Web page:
I have a letter from my friend Duke Russell reminding me that our projected cookbook has not yet been published and is long overdue.
Duke says that in putting it off we have lost a “gold mine” and disappointed millions of potential readers.
I’m afraid he’s right. I don’t know what happened. Getting and spending, I suppose, I lost my original enthusiasm. But it isn’t too late. The idea is not dead. I’m sure our public is still hungry for it.
“There we were,” Duke recalls, “two thin, laughing writers, telling the world we had the recipe for a new way to eat and look great. We whetted millions of appetites by promising to write a book on how to stay thin. A big breakthrough in the battle against obese behavior was about to be.” He reminds me that I touted the book four times in this column.
“We had it all, Jack. Power, prestige, popularity, even political clout. What did we do? We let go of the idea. We let down a big portion of the world’s population who are going about eating in the wrong way.”
If I say so myself, our title was brilliant: “The Jack and Duke Way to Ecstasy (Including Ray Bradbury’s Recipe for Canned Tomato Soup); or What Jane Fonda Didn’t Tell You.”
Doesn’t that stir your interest?
As a teaser, I believe I have already given my own recipe for Abandoned Husband’s Chili: (open can of chili and heat; open 1 bottle Mexican beer; eat chili, drink beer).
Also, Bradbury’s recipe: 1 can Campbell’s tomato soup, 1 quart of milk, 1 pound of crackers. Heat soup, keep adding milk. Crunch crackers constantly into mix until you get what looks like a liquid pizza.
Observing that those two recipes take care of dinner and lunch, Russell now offers his own recipe for breakfast: one of the 50 volumes of the Harvard classics and a quartered orange.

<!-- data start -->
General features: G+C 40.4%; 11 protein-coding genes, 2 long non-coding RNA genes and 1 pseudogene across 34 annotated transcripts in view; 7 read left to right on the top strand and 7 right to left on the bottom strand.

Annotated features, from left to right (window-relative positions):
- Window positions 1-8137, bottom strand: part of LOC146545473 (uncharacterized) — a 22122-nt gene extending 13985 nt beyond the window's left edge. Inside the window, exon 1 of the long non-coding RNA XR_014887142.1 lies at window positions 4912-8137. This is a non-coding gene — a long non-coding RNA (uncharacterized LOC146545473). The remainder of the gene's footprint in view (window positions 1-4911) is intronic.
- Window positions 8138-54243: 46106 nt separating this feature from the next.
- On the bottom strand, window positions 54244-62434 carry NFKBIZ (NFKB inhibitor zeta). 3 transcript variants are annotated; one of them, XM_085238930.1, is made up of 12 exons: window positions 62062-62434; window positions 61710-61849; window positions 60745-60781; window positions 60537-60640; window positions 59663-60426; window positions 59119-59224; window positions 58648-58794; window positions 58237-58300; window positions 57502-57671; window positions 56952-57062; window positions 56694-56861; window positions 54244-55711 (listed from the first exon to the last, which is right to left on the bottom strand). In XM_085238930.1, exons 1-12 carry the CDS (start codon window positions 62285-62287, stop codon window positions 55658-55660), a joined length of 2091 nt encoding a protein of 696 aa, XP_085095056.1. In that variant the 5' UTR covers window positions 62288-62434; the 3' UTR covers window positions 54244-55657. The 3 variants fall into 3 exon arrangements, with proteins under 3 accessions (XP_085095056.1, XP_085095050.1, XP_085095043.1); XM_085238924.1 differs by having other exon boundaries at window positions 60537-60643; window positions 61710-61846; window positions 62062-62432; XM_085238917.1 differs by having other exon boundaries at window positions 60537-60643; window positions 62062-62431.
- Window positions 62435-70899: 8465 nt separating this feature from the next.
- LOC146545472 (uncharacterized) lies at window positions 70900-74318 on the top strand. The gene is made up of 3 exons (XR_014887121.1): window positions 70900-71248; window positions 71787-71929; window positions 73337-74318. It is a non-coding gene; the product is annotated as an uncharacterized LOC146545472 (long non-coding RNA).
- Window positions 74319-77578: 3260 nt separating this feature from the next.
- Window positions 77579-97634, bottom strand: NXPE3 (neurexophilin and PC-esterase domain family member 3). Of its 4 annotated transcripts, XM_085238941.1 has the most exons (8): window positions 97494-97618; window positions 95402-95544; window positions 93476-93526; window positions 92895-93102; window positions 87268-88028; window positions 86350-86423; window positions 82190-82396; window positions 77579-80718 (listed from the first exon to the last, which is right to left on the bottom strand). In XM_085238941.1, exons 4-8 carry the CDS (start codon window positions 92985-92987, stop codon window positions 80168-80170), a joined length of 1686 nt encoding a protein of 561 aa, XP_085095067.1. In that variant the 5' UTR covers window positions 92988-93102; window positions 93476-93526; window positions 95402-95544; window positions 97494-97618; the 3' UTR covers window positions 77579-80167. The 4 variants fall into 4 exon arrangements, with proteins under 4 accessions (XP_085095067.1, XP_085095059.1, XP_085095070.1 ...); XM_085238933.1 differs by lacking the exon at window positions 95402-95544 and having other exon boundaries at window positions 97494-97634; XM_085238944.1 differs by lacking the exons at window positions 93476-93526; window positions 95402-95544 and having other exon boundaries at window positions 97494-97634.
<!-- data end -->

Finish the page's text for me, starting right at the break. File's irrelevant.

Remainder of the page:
For those who demand a heartier breakfast, he offers this: boil a cup of water, throw in 1/2 cup of 1-minute oatmeal; sprinkle in some California raisins, flip in a sliced half banana; stir for one minute, then put it in a dish, add some low-fat milk, and enjoy it.
That is more difficult than I hope most of the recipes will be, but it is plain and nutritious and certainly will serve to promote the ecstasy we are striving to achieve.
“Selfishly I wish it were written,” Russell adds. “It would save me a lot of embarrassment at dinner parties, picnics, barbecues, and power breakfasts. Instead of me telling friends and total strangers how I stay in shape, they could buy the book and do it themselves. I think there is a need for a thin, little volume containing a few simple recipes and a lot of mirth.”
The recipes are easy enough. Any man who has been getting his own breakfast and lunch for years has, of necessity, developed a number of successful recipes. For example, my recipe for weekday breakfasts: 1 cup dry cereal, 1 piece rye bread toast, 1 cup freshly squeezed orange juice, nonfat milk for cereal.
My recipe for Sunday brunch is rather more elaborate: two eggs over easy, three slices Hebrew National beef salami, 1 raisin muffin, 1 sliced banana, 1 cup champagne laced with orange juice. (The champagne may be eliminated if you are going to engage in some intellectually demanding exercise such as watching football on TV.)
That is the sort of recipe we hope to put into our book. You can see that they are simple, healthful and satisfying. Anyone who follows the “Jack and Duke Cookbook” will certainly stay thin and be ecstatically happy. We will not ask anyone to follow it religiously. Our book will be nondenominational, but religion will not be proscribed.
It was after I mentioned that we hoped to have Bradbury’s recipe for tomato soup in the book that Bradbury graciously sent it to us with his permission to include it. If any other celebrities would like to be included we would be glad to have their entries.
We would especially like to hear from Cher, Michael Jackson, Prince, Madonna, Eddie Murphy, Orel Hershiser and George Bush. Maybe Jane Fonda herself would be generous enough to contribute.
We can’t pay them, but each will get a free copy of the book.